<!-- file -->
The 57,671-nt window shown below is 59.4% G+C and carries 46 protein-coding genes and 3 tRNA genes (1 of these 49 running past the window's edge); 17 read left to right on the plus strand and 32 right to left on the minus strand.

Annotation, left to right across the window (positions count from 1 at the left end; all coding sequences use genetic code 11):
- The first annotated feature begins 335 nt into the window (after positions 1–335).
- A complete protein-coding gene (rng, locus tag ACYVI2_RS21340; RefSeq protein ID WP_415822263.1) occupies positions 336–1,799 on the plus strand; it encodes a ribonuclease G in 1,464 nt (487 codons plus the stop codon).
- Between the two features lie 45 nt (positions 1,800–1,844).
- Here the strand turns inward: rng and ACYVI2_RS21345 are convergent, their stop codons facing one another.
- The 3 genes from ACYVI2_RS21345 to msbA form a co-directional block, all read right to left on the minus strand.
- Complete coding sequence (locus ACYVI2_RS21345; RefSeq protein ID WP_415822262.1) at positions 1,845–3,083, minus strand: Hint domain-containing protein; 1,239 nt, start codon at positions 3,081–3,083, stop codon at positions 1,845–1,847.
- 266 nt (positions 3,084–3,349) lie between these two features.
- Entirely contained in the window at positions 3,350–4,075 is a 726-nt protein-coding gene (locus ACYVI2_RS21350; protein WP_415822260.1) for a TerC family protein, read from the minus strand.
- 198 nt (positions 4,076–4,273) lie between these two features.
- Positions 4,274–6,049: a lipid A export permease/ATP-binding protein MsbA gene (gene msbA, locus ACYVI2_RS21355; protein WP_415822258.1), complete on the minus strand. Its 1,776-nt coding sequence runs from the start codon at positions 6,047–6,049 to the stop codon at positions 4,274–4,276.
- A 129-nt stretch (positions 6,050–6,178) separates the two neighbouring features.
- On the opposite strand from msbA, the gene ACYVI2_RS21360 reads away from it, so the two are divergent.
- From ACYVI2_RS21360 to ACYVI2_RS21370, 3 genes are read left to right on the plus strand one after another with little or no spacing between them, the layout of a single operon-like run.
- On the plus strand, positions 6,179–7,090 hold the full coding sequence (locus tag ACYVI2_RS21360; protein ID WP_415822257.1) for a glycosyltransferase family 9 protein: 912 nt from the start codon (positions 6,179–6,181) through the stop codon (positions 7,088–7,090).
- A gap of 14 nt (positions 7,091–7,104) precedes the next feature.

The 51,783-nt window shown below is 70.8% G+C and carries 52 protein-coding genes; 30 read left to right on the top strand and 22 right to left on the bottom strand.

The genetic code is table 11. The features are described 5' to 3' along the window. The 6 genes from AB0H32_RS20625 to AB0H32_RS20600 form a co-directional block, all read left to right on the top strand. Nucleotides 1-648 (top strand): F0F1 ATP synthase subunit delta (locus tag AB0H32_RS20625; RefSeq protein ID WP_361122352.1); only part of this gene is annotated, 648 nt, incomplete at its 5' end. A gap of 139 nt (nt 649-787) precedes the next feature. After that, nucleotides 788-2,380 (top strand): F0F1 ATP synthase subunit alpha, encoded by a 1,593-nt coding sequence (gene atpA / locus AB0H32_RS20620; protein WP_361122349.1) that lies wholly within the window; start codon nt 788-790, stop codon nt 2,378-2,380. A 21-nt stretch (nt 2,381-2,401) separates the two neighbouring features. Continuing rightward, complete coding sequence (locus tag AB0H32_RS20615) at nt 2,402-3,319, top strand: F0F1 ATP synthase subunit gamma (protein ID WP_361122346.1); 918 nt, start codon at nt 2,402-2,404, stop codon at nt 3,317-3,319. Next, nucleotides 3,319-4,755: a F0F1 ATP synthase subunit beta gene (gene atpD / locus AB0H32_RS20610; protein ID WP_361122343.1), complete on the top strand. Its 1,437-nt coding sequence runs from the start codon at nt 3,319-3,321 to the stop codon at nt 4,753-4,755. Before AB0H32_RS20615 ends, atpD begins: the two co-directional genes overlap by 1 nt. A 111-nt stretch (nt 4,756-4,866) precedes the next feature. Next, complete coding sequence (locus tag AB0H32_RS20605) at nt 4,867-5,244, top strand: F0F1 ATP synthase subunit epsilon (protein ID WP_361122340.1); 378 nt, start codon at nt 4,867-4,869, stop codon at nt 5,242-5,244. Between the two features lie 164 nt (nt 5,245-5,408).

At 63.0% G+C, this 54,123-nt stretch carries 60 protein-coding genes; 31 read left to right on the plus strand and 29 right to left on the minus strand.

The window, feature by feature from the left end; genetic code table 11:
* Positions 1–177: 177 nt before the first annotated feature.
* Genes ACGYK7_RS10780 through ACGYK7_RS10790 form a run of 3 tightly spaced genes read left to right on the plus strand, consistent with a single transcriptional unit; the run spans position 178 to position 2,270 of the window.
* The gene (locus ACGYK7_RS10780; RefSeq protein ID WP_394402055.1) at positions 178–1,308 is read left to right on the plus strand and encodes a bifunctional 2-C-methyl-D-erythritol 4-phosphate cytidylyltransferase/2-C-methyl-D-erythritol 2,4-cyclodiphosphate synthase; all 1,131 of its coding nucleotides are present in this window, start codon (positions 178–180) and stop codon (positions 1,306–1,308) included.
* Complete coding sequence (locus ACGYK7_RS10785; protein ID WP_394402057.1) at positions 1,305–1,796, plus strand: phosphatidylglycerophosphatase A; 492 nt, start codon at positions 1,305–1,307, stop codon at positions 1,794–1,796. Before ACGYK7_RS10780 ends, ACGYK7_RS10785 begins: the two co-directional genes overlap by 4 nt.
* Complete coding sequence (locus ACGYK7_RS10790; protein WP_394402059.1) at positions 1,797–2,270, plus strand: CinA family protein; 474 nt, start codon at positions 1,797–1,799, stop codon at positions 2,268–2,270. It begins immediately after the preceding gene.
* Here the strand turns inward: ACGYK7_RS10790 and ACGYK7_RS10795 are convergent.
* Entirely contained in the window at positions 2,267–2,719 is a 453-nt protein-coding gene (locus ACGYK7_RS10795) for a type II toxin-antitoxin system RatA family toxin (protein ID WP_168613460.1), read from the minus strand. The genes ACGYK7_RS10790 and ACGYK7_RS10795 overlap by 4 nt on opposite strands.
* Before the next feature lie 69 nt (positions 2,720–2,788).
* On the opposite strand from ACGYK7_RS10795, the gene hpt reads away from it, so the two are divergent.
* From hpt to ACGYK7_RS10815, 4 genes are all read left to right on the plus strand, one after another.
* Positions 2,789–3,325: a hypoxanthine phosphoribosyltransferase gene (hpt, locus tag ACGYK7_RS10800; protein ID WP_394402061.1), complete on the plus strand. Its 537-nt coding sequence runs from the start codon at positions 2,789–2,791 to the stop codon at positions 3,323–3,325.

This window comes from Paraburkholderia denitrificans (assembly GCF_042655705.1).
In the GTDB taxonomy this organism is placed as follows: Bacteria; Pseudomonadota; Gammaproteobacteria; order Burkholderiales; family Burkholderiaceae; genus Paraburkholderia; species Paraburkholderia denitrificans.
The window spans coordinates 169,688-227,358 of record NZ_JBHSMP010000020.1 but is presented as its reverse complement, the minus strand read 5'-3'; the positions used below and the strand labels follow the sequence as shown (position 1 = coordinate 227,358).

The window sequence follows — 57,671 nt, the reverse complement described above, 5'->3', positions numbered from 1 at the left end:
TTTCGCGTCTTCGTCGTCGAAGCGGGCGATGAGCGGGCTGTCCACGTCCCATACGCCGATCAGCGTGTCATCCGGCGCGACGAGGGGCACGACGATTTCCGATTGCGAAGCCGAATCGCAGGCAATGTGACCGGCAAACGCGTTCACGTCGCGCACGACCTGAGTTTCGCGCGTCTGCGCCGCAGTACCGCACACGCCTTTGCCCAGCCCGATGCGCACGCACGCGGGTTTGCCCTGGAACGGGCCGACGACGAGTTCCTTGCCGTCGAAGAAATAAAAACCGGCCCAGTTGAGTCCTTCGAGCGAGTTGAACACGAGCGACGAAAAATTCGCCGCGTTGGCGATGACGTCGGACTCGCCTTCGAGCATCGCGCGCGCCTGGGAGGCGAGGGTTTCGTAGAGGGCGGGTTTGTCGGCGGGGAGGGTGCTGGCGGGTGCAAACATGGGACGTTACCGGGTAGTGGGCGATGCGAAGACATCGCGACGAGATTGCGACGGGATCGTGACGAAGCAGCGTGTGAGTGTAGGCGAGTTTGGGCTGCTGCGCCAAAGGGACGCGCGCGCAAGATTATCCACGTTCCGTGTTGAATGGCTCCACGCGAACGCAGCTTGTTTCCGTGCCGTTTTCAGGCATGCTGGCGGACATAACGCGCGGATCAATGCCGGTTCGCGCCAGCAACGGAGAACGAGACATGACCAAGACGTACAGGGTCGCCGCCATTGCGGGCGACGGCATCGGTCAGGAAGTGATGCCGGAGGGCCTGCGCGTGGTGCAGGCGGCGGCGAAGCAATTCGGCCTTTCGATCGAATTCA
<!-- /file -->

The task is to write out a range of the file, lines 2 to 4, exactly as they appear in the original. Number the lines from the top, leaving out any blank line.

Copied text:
Annotation, left to right across the window (positions count from 1 at the left end; all coding sequences use genetic code 11):
- The first annotated feature begins 335 nt into the window (after positions 1–335).
- A complete protein-coding gene (rng, locus tag ACYVI2_RS21340; RefSeq protein ID WP_415822263.1) occupies positions 336–1,799 on the plus strand; it encodes a ribonuclease G in 1,464 nt (487 codons plus the stop codon).